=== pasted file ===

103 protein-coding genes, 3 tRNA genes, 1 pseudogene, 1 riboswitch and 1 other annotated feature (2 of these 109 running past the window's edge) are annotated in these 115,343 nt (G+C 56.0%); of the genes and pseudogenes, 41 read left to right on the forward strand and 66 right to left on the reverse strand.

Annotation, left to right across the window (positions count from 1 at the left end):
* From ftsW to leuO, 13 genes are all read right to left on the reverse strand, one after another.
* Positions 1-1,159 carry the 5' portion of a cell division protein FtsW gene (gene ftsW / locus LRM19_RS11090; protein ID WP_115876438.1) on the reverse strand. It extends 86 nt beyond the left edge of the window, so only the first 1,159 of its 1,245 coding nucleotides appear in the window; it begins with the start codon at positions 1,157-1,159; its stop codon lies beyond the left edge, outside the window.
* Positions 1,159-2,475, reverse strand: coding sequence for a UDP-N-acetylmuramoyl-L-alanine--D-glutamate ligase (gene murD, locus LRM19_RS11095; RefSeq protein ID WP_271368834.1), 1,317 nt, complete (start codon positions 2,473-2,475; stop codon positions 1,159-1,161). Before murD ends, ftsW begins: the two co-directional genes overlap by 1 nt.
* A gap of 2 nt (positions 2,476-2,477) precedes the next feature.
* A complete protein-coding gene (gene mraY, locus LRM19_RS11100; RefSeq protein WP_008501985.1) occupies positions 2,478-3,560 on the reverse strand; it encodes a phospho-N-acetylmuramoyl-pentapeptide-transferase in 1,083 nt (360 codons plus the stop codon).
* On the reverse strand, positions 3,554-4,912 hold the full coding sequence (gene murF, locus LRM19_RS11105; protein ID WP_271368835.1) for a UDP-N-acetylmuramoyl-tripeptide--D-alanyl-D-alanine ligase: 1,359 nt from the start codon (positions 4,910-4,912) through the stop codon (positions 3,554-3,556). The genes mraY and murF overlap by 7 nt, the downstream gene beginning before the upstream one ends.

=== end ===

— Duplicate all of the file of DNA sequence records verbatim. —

103 protein-coding genes, 3 tRNA genes, 1 pseudogene, 1 riboswitch and 1 other annotated feature (2 of these 109 running past the window's edge) are annotated in these 115,343 nt (G+C 56.0%); of the genes and pseudogenes, 41 read left to right on the forward strand and 66 right to left on the reverse strand.

Annotation, left to right across the window (positions count from 1 at the left end):
* From ftsW to leuO, 13 genes are all read right to left on the reverse strand, one after another.
* Positions 1-1,159 carry the 5' portion of a cell division protein FtsW gene (gene ftsW / locus LRM19_RS11090; protein ID WP_115876438.1) on the reverse strand. It extends 86 nt beyond the left edge of the window, so only the first 1,159 of its 1,245 coding nucleotides appear in the window; it begins with the start codon at positions 1,157-1,159; its stop codon lies beyond the left edge, outside the window.
* Positions 1,159-2,475, reverse strand: coding sequence for a UDP-N-acetylmuramoyl-L-alanine--D-glutamate ligase (gene murD, locus LRM19_RS11095; RefSeq protein ID WP_271368834.1), 1,317 nt, complete (start codon positions 2,473-2,475; stop codon positions 1,159-1,161). Before murD ends, ftsW begins: the two co-directional genes overlap by 1 nt.
* A gap of 2 nt (positions 2,476-2,477) precedes the next feature.
* A complete protein-coding gene (gene mraY, locus LRM19_RS11100; RefSeq protein WP_008501985.1) occupies positions 2,478-3,560 on the reverse strand; it encodes a phospho-N-acetylmuramoyl-pentapeptide-transferase in 1,083 nt (360 codons plus the stop codon).
* On the reverse strand, positions 3,554-4,912 hold the full coding sequence (gene murF, locus LRM19_RS11105; protein ID WP_271368835.1) for a UDP-N-acetylmuramoyl-tripeptide--D-alanyl-D-alanine ligase: 1,359 nt from the start codon (positions 4,910-4,912) through the stop codon (positions 3,554-3,556). The genes mraY and murF overlap by 7 nt, the downstream gene beginning before the upstream one ends.